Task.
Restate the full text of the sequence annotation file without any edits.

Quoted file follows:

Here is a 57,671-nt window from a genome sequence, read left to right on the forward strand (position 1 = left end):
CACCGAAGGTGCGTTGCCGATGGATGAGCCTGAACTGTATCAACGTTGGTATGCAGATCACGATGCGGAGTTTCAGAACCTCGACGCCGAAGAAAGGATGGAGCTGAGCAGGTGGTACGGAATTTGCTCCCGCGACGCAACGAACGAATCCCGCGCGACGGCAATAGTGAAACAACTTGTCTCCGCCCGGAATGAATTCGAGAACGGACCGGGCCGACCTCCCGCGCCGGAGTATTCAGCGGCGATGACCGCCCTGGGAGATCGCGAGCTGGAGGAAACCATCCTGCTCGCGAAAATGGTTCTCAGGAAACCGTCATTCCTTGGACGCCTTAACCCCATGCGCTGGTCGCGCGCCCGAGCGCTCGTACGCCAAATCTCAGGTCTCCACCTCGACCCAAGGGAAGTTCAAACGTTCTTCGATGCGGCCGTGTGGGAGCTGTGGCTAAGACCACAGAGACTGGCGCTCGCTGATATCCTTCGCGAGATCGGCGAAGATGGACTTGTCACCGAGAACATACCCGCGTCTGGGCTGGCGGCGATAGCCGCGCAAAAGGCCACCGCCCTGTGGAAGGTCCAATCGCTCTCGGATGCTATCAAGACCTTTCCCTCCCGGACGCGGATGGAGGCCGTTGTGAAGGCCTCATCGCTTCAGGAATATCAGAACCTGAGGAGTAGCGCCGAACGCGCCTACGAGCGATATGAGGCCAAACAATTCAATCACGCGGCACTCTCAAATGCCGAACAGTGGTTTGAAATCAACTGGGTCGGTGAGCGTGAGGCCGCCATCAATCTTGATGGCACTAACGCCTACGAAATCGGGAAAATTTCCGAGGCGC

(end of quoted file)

Here is a 57,671-nt window from a genome sequence, read left to right on the forward strand (position 1 = left end):
CACCGAAGGTGCGTTGCCGATGGATGAGCCTGAACTGTATCAACGTTGGTATGCAGATCACGATGCGGAGTTTCAGAACCTCGACGCCGAAGAAAGGATGGAGCTGAGCAGGTGGTACGGAATTTGCTCCCGCGACGCAACGAACGAATCCCGCGCGACGGCAATAGTGAAACAACTTGTCTCCGCCCGGAATGAATTCGAGAACGGACCGGGCCGACCTCCCGCGCCGGAGTATTCAGCGGCGATGACCGCCCTGGGAGATCGCGAGCTGGAGGAAACCATCCTGCTCGCGAAAATGGTTCTCAGGAAACCGTCATTCCTTGGACGCCTTAACCCCATGCGCTGGTCGCGCGCCCGAGCGCTCGTACGCCAAATCTCAGGTCTCCACCTCGACCCAAGGGAAGTTCAAACGTTCTTCGATGCGGCCGTGTGGGAGCTGTGGCTAAGACCACAGAGACTGGCGCTCGCTGATATCCTTCGCGAGATCGGCGAAGATGGACTTGTCACCGAGAACATACCCGCGTCTGGGCTGGCGGCGATAGCCGCGCAAAAGGCCACCGCCCTGTGGAAGGTCCAATCGCTCTCGGATGCTATCAAGACCTTTCCCTCCCGGACGCGGATGGAGGCCGTTGTGAAGGCCTCATCGCTTCAGGAATATCAGAACCTGAGGAGTAGCGCCGAACGCGCCTACGAGCGATATGAGGCCAAACAATTCAATCACGCGGCACTCTCAAATGCCGAACAGTGGTTTGAAATCAACTGGGTCGGTGAGCGTGAGGCCGCCATCAATCTTGATGGCACTAACGCCTACGAAATCGGGAAAATTTCCGAGGCGC